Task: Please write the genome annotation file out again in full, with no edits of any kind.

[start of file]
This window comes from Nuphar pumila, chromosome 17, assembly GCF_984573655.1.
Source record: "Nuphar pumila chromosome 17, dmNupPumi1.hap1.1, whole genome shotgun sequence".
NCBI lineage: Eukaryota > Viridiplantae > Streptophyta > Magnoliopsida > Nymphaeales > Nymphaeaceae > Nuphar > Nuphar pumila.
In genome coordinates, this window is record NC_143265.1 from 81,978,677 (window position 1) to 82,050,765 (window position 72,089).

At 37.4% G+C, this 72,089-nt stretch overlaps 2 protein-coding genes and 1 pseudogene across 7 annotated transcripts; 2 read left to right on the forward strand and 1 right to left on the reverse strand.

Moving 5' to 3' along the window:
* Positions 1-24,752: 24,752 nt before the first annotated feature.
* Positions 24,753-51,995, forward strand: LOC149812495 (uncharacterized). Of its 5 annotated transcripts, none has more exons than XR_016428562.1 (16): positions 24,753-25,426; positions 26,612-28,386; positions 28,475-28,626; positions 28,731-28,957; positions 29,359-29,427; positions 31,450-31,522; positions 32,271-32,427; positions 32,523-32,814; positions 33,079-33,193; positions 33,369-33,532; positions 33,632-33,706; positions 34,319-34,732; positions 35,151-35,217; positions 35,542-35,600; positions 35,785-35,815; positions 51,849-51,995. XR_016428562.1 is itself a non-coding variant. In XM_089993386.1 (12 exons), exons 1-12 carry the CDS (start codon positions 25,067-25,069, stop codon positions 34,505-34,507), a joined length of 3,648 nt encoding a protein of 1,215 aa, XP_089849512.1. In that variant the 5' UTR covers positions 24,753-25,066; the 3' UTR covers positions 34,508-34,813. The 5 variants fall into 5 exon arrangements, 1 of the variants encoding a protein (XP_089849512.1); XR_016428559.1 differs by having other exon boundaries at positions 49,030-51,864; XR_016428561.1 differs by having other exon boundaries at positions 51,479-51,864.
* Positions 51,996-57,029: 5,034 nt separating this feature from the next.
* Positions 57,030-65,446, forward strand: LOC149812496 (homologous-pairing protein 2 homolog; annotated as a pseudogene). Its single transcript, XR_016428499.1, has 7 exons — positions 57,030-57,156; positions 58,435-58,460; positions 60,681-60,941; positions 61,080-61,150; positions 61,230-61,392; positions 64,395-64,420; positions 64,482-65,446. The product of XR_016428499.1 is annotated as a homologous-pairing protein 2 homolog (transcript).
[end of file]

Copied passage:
This window comes from Nuphar pumila, chromosome 17, assembly GCF_984573655.1.
Source record: "Nuphar pumila chromosome 17, dmNupPumi1.hap1.1, whole genome shotgun sequence".
NCBI lineage: Eukaryota > Viridiplantae > Streptophyta > Magnoliopsida > Nymphaeales > Nymphaeaceae > Nuphar > Nuphar pumila.
In genome coordinates, this window is record NC_143265.1 from 81,978,677 (window position 1) to 82,050,765 (window position 72,089).

At 37.4% G+C, this 72,089-nt stretch overlaps 2 protein-coding genes and 1 pseudogene across 7 annotated transcripts; 2 read left to right on the forward strand and 1 right to left on the reverse strand.

Moving 5' to 3' along the window:
* Positions 1-24,752: 24,752 nt before the first annotated feature.
* Positions 24,753-51,995, forward strand: LOC149812495 (uncharacterized). Of its 5 annotated transcripts, none has more exons than XR_016428562.1 (16): positions 24,753-25,426; positions 26,612-28,386; positions 28,475-28,626; positions 28,731-28,957; positions 29,359-29,427; positions 31,450-31,522; positions 32,271-32,427; positions 32,523-32,814; positions 33,079-33,193; positions 33,369-33,532; positions 33,632-33,706; positions 34,319-34,732; positions 35,151-35,217; positions 35,542-35,600; positions 35,785-35,815; positions 51,849-51,995. XR_016428562.1 is itself a non-coding variant. In XM_089993386.1 (12 exons), exons 1-12 carry the CDS (start codon positions 25,067-25,069, stop codon positions 34,505-34,507), a joined length of 3,648 nt encoding a protein of 1,215 aa, XP_089849512.1. In that variant the 5' UTR covers positions 24,753-25,066; the 3' UTR covers positions 34,508-34,813. The 5 variants fall into 5 exon arrangements, 1 of the variants encoding a protein (XP_089849512.1); XR_016428559.1 differs by having other exon boundaries at positions 49,030-51,864; XR_016428561.1 differs by having other exon boundaries at positions 51,479-51,864.
* Positions 51,996-57,029: 5,034 nt separating this feature from the next.
* Positions 57,030-65,446, forward strand: LOC149812496 (homologous-pairing protein 2 homolog; annotated as a pseudogene). Its single transcript, XR_016428499.1, has 7 exons — positions 57,030-57,156; positions 58,435-58,460; positions 60,681-60,941; positions 61,080-61,150; positions 61,230-61,392; positions 64,395-64,420; positions 64,482-65,446. The product of XR_016428499.1 is annotated as a homologous-pairing protein 2 homolog (transcript).